Earlier this month, the Federal Reserve announced it would begin buying individual corporate bonds. Now we have our first glimpse at what that means in practice.
On Saturday, the Fed released a disclosure statement that lists the bonds purchased by the central bank.
On Wednesday, Congress finally agreed on a government stimulus/bailout plan to battle the economic impacts of coronavirus to the tune of over $2 trillion. Meanwhile, the Federal Reserve has committed to monetize the debt with QE to infinity. Practically speaking, we’re talking about trillions of dollars being injected into the US economy – all of those dollars created out of thin air.
So, what does all of the money creation and government spending mean for gold?
On Wednesday, March, 18, Peter Schiff did a live episode of his podcast and took questions for over four hours.
In a nutshell, Peter made the case that the real crash is here. He covered a wide range of topics relating to the ongoing and ever-evolving coronavirus crisis.
It appears we’ve pretty much reached complete panic mode.
The longest bull market in history came to an abrupt end on Wednesday. Wall Street followed up with another massive sell-off on Thursday. The S&P 500 had its worst day since Black Monday in 1987. Even gold was down. Meanwhile, the Fed tried to stem the tide, announcing a new round of quantitative easing. But the tide wasn’t stemmed. In this episode of the Friday Gold Wrap podcast, host Mike Maharrey gives an overview of the week’s events and talks about the elephant in the room.
The US is heading for economic lockdown as the impact of the coronavirus grows. To cope with the crisis, President Trump has promised fiscal stimulus. The actual plan remains unclear, but the Trump administration has floated a reduction in payroll taxes, along with bailouts and loan guarantees for struggling industries. While the details are murky, one thing is certain — it will cost billions of dollars.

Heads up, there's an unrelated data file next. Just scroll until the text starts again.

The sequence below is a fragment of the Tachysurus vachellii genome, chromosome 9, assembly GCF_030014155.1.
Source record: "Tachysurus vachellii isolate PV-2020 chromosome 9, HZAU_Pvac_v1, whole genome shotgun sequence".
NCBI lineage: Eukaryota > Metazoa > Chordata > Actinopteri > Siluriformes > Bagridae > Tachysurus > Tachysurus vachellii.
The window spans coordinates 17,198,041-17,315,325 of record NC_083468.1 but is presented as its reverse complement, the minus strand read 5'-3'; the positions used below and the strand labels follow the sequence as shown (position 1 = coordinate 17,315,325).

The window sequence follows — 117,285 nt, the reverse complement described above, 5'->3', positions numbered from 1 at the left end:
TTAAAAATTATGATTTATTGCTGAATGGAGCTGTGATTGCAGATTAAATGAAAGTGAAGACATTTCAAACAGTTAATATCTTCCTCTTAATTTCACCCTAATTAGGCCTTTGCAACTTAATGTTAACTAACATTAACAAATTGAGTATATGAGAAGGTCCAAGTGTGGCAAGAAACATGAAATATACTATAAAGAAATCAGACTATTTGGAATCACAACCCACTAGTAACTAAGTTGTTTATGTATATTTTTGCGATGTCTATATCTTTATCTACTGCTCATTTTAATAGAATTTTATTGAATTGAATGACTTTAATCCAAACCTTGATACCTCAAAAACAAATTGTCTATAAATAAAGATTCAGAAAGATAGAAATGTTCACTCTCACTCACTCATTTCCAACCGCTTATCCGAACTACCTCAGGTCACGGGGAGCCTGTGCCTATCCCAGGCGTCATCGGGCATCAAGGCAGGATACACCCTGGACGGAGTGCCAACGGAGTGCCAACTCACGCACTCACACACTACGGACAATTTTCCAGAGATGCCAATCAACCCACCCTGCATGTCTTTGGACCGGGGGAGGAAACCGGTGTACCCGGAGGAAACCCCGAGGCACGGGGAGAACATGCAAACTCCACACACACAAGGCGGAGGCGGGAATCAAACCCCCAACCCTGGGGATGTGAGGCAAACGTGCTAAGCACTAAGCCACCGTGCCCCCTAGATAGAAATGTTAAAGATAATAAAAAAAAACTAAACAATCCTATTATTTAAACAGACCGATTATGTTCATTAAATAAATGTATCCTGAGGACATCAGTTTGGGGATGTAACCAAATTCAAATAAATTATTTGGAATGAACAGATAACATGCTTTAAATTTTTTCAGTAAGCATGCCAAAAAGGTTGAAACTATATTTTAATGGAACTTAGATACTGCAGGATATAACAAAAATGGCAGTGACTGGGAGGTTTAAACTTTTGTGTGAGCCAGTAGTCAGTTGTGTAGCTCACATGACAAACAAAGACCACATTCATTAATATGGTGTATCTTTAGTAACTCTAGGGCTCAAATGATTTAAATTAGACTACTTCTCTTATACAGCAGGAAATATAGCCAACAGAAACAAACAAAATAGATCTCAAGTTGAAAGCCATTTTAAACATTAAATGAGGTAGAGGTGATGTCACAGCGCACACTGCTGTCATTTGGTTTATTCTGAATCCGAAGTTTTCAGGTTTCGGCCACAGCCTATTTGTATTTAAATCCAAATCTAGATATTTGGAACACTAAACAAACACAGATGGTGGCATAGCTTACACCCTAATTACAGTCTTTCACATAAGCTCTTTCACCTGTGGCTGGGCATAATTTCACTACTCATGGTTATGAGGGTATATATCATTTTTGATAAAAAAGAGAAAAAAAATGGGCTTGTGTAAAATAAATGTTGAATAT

Meanwhile, the US government is already living far above its means. Uncle Sam recorded another massive budget deficit of $235 billion last month, according to the latest Treasury Department report.
Yesterday was “Reversal Tuesday.” Stocks rallied on the promise of government stimulus. The dollar and the bond market also turned around. In his podcast, Peter Schiff said the bond market was the one to watch because it’s possible that the promise of more stimulus could have finally pricked the overblown bond bubble.
President Trump floated the idea of a payroll tax cut. There is also talk of bailouts for oil companies and other industries hit hard by the coronavirus, such as airlines and cruise companies.
Peter Schiff recently appeared on Fox Business Claman Countdown along with Stephen Guilfoyle and Luke Rahbari to talk about gold, bonds and coronavirus.
Stocks have sold off two straight days as investors pile into safe-havens due to coronavirus fears. Yields on both 10-year and 30-year Treasuries fell to record lows this week. Gold has also gotten a healthy boost over the last few days. The yellow metal pushed to $1,690 per ounce on Monday, but gave up some of its gains on Tuesday in the midst of profit-taking.
Stock markets tanked on Monday. The Dow Jones was down over 1031 points. It was the biggest drop in two years for the Dow. The Nasdaq shed 355 points. The S&P500 was down 111.
As stocks dropped, the bond market was red-hot. Prices soared and yields dipped to record lows. Bonds are considered a safe-haven, but in his latest podcast, Peter said US Treasuries aren’t a safe-space. When it’s all said and done, the only safe-haven left standing will be gold.
Last week, the Federal Reserve cut interest rates for the third time. And the Fed isn’t alone. A majority of the world’s central banks have slashed rates this year. A World Gold Council report says this new regime of easy monetary policy will likely push bond yields down even lower, making gold a more attractive portfolio diversifier.
As negative yielding debt increases alongside stock-to-yield valuations to all-time highs, gold may become an attractive and more effective diversifier than bonds, justifying a higher portfolio allocation than historical performance suggests.”
In a move “Bond King” Jeffrey Gundlach said could be a prelude to the next round of quantitative easing, the New York Fed conducted a repurchase operation involving about $53 billion in debt instruments on Tuesday. The move to designed to unplug the financial system’s “plumbing” with an injection of cash was the first such move since the financial crisis a decade ago.
The purchases involved about $40.8 billion of Treasurys, $11.7 billion in mortgage-backed securities and $600 million in agency debt, according to a CNBC report. The move was prompted by the recent surge in interest rates that drove the overnight repo rate Monday to as high as 8.5%.
The New York Fed was expected to repeat the operation on Wednesday.